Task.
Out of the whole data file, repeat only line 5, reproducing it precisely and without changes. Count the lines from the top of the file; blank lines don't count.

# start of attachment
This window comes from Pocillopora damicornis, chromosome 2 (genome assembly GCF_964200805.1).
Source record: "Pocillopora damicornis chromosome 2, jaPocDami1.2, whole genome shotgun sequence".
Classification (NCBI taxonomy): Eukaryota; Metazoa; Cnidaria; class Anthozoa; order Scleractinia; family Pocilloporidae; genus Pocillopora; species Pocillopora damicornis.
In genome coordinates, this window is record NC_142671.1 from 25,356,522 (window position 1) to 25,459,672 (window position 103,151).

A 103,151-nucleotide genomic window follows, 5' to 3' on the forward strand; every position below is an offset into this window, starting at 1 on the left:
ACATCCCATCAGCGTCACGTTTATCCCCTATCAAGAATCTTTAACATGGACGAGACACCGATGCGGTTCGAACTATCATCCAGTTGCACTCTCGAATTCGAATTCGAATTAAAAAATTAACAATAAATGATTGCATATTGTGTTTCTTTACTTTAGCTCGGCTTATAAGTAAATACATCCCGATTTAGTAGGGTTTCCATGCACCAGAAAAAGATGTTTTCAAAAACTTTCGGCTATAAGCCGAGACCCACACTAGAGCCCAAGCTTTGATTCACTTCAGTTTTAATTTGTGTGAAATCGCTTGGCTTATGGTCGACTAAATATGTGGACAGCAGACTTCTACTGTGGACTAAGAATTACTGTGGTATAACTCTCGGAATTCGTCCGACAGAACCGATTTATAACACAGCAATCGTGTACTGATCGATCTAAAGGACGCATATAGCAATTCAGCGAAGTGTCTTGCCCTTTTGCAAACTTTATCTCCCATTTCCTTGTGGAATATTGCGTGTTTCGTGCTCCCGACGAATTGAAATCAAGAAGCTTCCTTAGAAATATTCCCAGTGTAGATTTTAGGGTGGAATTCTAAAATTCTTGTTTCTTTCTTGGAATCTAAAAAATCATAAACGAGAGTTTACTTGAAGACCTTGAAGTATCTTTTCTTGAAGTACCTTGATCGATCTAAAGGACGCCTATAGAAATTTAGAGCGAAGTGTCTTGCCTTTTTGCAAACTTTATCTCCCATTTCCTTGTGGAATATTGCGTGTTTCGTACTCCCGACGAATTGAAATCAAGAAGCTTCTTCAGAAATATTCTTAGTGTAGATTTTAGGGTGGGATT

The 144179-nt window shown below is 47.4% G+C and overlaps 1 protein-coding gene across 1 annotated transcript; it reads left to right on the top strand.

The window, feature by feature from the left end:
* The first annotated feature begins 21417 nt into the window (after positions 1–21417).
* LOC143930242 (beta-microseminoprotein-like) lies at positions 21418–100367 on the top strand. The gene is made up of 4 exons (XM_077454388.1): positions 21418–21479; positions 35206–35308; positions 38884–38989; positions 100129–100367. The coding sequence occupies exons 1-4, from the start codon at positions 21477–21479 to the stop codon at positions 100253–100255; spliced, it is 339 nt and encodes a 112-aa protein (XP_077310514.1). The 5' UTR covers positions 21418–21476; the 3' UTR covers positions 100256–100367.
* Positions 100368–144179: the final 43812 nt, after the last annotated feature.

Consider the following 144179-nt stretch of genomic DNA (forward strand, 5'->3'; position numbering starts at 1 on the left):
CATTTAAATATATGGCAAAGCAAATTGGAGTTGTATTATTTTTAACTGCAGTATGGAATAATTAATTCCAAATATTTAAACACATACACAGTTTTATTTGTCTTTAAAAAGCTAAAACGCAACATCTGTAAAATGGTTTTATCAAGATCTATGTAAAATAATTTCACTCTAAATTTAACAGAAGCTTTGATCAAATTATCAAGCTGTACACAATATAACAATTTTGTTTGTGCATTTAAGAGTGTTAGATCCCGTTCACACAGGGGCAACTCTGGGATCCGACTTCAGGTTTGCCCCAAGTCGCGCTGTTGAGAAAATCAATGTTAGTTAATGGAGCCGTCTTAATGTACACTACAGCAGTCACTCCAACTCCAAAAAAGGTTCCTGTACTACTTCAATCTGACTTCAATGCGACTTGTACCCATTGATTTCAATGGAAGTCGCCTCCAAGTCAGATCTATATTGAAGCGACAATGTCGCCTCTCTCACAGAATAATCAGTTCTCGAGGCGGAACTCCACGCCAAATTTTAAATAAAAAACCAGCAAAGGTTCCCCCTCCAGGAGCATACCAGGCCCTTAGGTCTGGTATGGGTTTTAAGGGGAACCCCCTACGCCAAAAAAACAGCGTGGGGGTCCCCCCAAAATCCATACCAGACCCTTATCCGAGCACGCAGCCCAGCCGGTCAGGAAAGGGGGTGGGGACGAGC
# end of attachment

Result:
A 103,151-nucleotide genomic window follows, 5' to 3' on the forward strand; every position below is an offset into this window, starting at 1 on the left: